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Mystery Surrounds Underwater Castle Found in Turkey

Earlier this month, a team of archaeologists in eastern Turkey claimed to have discovered the ruins of of a 3,000-year-old castle under the waters of Lake Van. The castle is said to measure over a kilometer in circumference and has cut stone walls standing as high as three or four meters in some places. Diving team leader Tahsin Ceylan was on the dive which found the ruins and told The Daily Sabah that “there was a rumor that there might be something under the water but most archaeologists and museum officials told us that we won’t find anything.” Well, they did find something – something incredible – but just what exactly the structure is and who built it remains a mystery.

Lake Van is the largest lake in Turkey.

Lake Van is the largest lake in Turkey.

When the news of this discovery broke this month, headlines were quick to proclaim that a “3,000-year-old underwater castle” was found in Turkey since researchers from Van Yüzüncü Yıl University claim the structure likely was built by the Iron Age Urartu civilization who lived in the Armenian Highlands as far back as the third or second millennium BC. It turns out, though, that archaeologists have been aware of ruins in the Lake Van area since at least the 1960s. These ruins were believed around 900-1,000 years old and belong to one of the medieval Turkish kingdoms, however, not a 3000-year-old culture. Several archaeologists not involved with the discovery have weighed in to say that while some of the cut stones might date back to the Iron Age, the construction methods seen in photographs of the castle suggest the medieval period. It is quite common in archaeological sites to find that prior cultures reused the building materials of ancient civilizations.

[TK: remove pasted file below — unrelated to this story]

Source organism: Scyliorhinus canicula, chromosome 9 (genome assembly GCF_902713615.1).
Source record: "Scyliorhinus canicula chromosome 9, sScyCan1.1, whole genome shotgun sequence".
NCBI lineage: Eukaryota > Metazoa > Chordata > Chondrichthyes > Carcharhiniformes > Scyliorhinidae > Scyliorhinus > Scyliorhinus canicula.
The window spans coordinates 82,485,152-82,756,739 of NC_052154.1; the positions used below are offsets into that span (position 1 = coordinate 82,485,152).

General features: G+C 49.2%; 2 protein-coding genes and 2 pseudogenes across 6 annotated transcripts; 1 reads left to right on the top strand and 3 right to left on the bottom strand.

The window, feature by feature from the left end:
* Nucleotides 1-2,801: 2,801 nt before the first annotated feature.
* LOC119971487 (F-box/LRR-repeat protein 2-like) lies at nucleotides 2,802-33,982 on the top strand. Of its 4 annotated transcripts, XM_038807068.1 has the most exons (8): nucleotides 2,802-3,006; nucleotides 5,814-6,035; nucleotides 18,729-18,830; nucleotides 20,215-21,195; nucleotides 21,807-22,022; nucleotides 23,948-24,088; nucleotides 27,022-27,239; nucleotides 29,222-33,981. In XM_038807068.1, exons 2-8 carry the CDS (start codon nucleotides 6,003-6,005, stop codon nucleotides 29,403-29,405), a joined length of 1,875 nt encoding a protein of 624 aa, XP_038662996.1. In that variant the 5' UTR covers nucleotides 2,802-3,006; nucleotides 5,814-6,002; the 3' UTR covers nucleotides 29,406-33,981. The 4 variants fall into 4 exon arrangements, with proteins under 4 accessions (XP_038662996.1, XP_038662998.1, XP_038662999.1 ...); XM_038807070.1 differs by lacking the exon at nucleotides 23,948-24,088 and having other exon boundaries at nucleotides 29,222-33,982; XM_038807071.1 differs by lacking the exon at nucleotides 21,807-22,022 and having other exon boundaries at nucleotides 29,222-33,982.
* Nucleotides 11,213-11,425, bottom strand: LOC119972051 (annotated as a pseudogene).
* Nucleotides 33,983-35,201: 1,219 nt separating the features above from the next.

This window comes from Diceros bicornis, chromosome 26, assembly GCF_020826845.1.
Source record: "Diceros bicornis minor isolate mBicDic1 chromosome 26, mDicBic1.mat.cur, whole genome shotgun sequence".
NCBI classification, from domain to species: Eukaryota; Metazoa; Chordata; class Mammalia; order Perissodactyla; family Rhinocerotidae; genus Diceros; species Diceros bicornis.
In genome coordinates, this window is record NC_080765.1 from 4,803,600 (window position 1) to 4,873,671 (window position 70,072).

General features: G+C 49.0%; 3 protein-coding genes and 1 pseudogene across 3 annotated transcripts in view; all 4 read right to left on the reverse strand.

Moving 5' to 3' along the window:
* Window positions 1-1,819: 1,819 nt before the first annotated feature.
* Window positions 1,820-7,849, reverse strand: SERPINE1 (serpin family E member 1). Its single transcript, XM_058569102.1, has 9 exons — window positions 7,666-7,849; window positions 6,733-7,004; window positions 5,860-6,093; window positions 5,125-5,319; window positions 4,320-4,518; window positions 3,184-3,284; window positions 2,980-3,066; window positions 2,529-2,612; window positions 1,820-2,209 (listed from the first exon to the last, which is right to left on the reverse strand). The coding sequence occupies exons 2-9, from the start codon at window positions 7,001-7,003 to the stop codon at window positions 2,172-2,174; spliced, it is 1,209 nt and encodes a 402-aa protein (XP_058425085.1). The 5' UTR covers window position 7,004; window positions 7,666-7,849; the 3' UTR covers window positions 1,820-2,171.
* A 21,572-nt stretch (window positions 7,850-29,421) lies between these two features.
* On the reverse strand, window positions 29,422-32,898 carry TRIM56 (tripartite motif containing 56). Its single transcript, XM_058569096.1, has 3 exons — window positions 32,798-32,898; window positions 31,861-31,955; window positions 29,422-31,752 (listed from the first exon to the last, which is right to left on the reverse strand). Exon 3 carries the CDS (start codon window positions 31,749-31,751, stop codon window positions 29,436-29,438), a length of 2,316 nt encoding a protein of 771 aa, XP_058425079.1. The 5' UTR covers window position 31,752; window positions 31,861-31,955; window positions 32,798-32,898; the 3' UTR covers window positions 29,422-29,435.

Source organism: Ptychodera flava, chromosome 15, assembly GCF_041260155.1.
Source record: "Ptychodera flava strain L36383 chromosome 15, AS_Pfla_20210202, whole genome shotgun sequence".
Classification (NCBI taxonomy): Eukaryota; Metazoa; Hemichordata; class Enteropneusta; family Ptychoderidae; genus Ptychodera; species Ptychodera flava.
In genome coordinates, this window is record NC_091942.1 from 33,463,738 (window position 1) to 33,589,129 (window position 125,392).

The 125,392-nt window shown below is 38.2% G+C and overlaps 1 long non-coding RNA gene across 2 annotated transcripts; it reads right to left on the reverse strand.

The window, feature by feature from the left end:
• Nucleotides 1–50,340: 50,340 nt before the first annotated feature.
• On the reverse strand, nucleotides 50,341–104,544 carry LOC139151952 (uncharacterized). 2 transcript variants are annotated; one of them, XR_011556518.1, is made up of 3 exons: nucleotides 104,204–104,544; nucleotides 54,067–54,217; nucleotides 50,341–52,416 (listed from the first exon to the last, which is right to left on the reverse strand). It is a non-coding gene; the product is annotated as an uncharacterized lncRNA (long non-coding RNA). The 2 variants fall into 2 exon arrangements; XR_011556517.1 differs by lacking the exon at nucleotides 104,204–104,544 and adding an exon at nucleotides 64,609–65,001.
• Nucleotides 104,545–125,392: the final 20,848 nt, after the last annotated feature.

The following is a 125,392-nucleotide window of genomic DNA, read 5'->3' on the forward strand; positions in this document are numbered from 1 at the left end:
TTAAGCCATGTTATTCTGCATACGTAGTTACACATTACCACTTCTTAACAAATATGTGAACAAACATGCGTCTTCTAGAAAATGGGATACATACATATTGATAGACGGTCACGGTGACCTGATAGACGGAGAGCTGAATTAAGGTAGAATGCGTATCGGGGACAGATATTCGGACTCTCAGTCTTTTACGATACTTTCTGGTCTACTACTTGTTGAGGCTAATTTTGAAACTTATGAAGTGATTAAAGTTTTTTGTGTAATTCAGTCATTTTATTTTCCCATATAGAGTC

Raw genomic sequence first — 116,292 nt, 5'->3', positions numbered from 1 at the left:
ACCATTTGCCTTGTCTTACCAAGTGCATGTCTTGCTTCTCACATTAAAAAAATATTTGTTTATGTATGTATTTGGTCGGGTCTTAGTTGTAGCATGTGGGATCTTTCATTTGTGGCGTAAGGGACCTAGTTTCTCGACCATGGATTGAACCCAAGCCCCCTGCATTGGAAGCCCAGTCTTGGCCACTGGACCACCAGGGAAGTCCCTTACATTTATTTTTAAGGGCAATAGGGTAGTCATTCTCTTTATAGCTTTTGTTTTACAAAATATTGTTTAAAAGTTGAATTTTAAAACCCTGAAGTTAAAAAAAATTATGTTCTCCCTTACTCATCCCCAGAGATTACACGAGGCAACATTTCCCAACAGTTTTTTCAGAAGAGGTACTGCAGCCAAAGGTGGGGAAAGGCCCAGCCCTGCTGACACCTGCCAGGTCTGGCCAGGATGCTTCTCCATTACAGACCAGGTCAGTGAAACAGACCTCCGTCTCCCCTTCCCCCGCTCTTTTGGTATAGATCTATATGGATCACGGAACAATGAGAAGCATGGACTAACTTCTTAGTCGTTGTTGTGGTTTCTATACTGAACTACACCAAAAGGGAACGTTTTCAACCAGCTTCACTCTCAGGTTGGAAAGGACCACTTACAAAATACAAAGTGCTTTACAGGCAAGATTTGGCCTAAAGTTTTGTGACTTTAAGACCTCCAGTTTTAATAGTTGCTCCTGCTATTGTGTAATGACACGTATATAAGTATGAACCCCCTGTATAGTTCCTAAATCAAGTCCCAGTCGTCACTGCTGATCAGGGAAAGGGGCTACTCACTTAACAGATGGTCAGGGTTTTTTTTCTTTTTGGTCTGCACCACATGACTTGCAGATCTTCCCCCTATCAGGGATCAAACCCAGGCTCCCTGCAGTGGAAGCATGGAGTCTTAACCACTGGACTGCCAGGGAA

A Urartian stone arch found in medieval ruins near Lake Van.

A Urartian stone arch found in medieval ruins near Lake Van.

So what exactly is at the bottom of Lake Van? Unfortunately, while the dive team behind this “discovery” photographed some type of cut stone structure down there, the site has yet to be excavated by a specialized underwater archaeology team. Many of the original claims in this month’s headlines were based on the finding of the dive team alone, which included an underwater photographer, a fishery professor, and a diving instructor. Thus, it is difficult for any of the claims to be verified before a formal excavation by trained archaeologists takes place. Still, the fact that there are still unexcavated underwater ruins waiting to be discovered is a pretty fascinating thought in itself. Atlantis has to be down there somewhere, right?

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Brett Tingley is a writer and musician living in the ancient Appalachian mountains.

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